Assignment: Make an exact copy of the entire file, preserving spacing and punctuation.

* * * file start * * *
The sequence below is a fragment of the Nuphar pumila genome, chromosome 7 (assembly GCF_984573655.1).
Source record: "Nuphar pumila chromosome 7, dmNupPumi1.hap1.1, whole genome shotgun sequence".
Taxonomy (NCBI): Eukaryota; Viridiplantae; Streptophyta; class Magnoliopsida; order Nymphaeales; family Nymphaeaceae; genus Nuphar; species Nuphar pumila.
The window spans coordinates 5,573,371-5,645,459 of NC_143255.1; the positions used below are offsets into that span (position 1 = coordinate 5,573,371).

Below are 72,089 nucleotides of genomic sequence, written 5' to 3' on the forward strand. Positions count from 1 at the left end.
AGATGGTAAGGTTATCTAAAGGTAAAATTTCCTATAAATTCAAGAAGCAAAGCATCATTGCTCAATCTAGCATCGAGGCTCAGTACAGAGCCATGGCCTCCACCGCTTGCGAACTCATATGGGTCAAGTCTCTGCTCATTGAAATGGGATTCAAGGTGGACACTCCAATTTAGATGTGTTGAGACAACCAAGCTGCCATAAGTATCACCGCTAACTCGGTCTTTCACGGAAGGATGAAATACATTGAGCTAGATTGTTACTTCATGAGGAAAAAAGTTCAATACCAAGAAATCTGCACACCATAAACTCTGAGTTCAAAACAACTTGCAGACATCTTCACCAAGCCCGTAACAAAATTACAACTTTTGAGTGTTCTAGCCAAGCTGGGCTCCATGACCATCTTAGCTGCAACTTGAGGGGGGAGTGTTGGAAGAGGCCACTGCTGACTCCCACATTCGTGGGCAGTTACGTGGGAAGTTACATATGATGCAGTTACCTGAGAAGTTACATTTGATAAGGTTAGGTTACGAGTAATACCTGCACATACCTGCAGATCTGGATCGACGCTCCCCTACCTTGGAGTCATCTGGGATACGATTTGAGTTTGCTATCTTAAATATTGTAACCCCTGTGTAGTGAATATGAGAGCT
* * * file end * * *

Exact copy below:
The sequence below is a fragment of the Nuphar pumila genome, chromosome 7 (assembly GCF_984573655.1).
Source record: "Nuphar pumila chromosome 7, dmNupPumi1.hap1.1, whole genome shotgun sequence".
Taxonomy (NCBI): Eukaryota; Viridiplantae; Streptophyta; class Magnoliopsida; order Nymphaeales; family Nymphaeaceae; genus Nuphar; species Nuphar pumila.
The window spans coordinates 5,573,371-5,645,459 of NC_143255.1; the positions used below are offsets into that span (position 1 = coordinate 5,573,371).

Below are 72,089 nucleotides of genomic sequence, written 5' to 3' on the forward strand. Positions count from 1 at the left end.
AGATGGTAAGGTTATCTAAAGGTAAAATTTCCTATAAATTCAAGAAGCAAAGCATCATTGCTCAATCTAGCATCGAGGCTCAGTACAGAGCCATGGCCTCCACCGCTTGCGAACTCATATGGGTCAAGTCTCTGCTCATTGAAATGGGATTCAAGGTGGACACTCCAATTTAGATGTGTTGAGACAACCAAGCTGCCATAAGTATCACCGCTAACTCGGTCTTTCACGGAAGGATGAAATACATTGAGCTAGATTGTTACTTCATGAGGAAAAAAGTTCAATACCAAGAAATCTGCACACCATAAACTCTGAGTTCAAAACAACTTGCAGACATCTTCACCAAGCCCGTAACAAAATTACAACTTTTGAGTGTTCTAGCCAAGCTGGGCTCCATGACCATCTTAGCTGCAACTTGAGGGGGGAGTGTTGGAAGAGGCCACTGCTGACTCCCACATTCGTGGGCAGTTACGTGGGAAGTTACATATGATGCAGTTACCTGAGAAGTTACATTTGATAAGGTTAGGTTACGAGTAATACCTGCACATACCTGCAGATCTGGATCGACGCTCCCCTACCTTGGAGTCATCTGGGATACGATTTGAGTTTGCTATCTTAAATATTGTAACCCCTGTGTAGTGAATATGAGAGCT